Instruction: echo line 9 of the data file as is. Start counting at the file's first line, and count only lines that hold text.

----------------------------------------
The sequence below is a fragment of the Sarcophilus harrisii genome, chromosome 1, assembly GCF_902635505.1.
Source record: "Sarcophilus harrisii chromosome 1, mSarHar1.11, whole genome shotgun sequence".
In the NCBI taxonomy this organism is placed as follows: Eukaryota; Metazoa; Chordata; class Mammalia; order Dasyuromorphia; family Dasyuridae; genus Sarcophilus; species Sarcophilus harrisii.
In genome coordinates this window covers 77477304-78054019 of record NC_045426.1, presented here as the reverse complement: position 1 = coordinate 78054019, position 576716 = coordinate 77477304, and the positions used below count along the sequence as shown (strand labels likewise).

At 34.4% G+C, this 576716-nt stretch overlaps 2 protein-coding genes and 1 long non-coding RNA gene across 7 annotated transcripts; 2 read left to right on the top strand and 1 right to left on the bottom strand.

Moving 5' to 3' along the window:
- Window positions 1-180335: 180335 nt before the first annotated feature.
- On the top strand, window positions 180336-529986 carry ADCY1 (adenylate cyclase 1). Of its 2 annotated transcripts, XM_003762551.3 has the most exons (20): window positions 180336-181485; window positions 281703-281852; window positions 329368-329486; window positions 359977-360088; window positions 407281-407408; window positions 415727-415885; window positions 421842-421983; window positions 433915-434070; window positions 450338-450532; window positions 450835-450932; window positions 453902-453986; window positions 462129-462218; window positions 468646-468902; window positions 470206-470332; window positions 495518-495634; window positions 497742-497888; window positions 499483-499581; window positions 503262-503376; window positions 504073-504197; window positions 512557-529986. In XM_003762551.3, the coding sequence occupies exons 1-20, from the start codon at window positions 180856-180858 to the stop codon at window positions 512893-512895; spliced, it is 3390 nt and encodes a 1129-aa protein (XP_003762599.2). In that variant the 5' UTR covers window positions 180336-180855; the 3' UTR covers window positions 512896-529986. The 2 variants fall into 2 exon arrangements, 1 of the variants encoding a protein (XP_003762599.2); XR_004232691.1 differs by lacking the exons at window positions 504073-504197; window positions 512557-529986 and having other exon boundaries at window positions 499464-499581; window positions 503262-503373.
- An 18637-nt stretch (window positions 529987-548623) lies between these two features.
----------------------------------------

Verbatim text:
- An 18637-nt stretch (window positions 529987-548623) lies between these two features.